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Heather Bisset, a teen adviser

Heather Bisset

I set goals for myself throughout the year, but have some trouble completing them because it’s hard to set a timeline or end date for something that will help me personally. I usually have better luck accomplishing my goals when I can hit refresh on a new year, with a clear roadway ahead of me.

Remember to break down larger goals into smaller steps. For example, say my goal was to do better in school. That’s a big goal, and I would break it down into smaller increments. For this goal, I would make a checklist that would have multiple steps including:

  • study for an hour every day for a week leading up to a test;
  • work on homework before practice instead of after;
  • put my phone away when doing homework or studying.

Setting big goals can feel overwhelming, and they are easier to accomplish if you break them down into smaller pieces. Plus, crossing off tasks—even small ones– on a checklist feels rewarding.

To stick to my goals, I tend to set reminders on my phone. I also tell my friends or peers about my goals, if they see me steering away from my resolution, they can kindly remind me to get back on track.

This year, my resolutions are to stop biting my nails, to be more consistent with completing my household chores, to stay off my phone more, and to stop drinking soda. These are all simple things that will make me happier with myself.

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Cameron Macedonio, a teen adviser

Cameron Macedonio

I see New Year’s resolutions as kind of obsolete, as they’re often times not followed. If you want to change something about yourself, you don’t have to wait for a new year.

To set realistic goals, know your limits. It’s totally acceptable to want to push your limits but be realistic. Try consulting a friend or loved one before setting a big goal so they can try to talk about a game plan with you.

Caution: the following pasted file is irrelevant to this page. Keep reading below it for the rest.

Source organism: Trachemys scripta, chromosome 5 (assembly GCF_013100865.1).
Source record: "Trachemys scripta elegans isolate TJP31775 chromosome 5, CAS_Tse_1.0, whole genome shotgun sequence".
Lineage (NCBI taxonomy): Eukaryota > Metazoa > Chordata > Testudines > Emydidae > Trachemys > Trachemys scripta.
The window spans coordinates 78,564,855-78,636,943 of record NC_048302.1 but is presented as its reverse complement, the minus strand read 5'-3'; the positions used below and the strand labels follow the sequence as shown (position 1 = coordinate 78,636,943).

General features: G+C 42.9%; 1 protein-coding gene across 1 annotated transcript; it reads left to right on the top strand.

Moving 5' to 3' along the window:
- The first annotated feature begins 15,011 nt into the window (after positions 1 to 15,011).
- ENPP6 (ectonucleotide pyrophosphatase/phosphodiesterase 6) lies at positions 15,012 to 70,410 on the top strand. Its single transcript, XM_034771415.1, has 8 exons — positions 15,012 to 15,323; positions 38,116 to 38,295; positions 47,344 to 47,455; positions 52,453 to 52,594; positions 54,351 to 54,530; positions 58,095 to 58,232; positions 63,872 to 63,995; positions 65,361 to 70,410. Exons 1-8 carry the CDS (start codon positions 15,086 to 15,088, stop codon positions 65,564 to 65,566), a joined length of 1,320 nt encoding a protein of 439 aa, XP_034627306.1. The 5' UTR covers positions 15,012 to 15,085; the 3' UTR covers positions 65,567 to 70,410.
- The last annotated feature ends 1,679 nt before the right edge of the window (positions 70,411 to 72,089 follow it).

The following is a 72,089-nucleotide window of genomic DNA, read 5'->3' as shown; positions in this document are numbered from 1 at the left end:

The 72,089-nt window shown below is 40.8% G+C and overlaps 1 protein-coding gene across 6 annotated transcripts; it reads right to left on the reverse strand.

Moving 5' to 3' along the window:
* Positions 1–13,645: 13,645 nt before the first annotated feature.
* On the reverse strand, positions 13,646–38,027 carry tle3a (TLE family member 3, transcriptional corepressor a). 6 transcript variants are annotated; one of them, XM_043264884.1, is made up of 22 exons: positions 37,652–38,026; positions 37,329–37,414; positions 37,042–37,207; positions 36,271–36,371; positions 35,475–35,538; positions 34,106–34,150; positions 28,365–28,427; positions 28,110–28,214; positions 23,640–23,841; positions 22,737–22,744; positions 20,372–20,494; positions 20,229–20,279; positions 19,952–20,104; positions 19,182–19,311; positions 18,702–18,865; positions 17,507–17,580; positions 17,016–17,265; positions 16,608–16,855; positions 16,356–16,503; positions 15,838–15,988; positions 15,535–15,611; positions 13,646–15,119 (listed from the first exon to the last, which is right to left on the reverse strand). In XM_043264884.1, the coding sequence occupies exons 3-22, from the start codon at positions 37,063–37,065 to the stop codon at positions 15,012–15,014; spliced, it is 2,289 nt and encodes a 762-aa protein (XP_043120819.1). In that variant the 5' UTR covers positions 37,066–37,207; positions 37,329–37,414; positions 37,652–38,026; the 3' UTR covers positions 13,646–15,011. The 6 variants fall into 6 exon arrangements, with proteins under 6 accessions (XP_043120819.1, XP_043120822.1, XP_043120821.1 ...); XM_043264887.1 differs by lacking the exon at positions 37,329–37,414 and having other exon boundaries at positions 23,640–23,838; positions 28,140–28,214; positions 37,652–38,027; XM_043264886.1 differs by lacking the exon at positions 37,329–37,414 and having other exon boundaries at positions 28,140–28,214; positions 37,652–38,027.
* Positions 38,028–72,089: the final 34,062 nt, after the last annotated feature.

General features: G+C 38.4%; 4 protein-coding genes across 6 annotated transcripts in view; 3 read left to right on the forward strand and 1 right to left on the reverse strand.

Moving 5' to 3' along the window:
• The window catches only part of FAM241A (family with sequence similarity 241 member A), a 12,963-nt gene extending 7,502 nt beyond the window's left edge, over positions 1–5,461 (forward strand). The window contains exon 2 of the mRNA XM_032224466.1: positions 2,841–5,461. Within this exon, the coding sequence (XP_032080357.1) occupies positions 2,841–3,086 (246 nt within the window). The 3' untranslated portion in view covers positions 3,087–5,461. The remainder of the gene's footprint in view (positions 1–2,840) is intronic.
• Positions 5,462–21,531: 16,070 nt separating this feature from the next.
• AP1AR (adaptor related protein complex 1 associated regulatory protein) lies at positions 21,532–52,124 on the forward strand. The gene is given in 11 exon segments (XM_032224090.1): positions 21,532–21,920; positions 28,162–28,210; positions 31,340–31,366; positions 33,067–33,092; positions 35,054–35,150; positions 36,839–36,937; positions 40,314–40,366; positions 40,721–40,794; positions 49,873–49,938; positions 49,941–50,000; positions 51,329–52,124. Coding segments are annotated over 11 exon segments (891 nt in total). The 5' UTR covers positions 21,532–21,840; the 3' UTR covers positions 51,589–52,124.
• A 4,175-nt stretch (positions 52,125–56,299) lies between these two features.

Also, don’t stress if you cannot complete your goals! Life is full of trial and error; embrace your failure and learn from it. Don’t be afraid to fail. Failure is normal, and it doesn’t make you a loser or a complete failure; just persist past your misfortune and use it as fire to drive you to success.

Even though I don’t really have a New Year’s resolution this year, I am just working hard to keep my head in the right place and be ready for any extra challenges that may come my way.

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Sanam Sediqi, a teen adviser

Sanam Sediqi

New Year’s resolutions are a good way to set healthy and positive goals for the next chapter in your life. However, setting unrealistic goals that are hard to reach can give way to self-doubt and feeling like a failure

My best advice is to set easy-to-achieve resolutions that will make a positive change in your life.  When setting resolutions, don’t put too much pressure on yourself. For example, tell yourself you’re going to work hard and pass your classes. Or that you’re going to spend more time with your family, or you’re going to try and eat healthier. It’s always good to tell yourself to try. Even if you don’t succeed you know you tried at the least.

One way to stick to your goal, and something I plan on doing this year, is to make a vision board. Keep this in your bathroom or bedroom as a daily reminder why you’re doing what you’re doing. I believe that having a little reminder every day is what it takes to stick to your goal and to keep pushing.

My New Year’s resolution is definitely to try new things, and to get to know more people. I would also like to become a healthier version of myself, as well as go to college, get my license and spend more time with my family. To me, these are goals I believe I can reach and I can’t wait to accomplish them.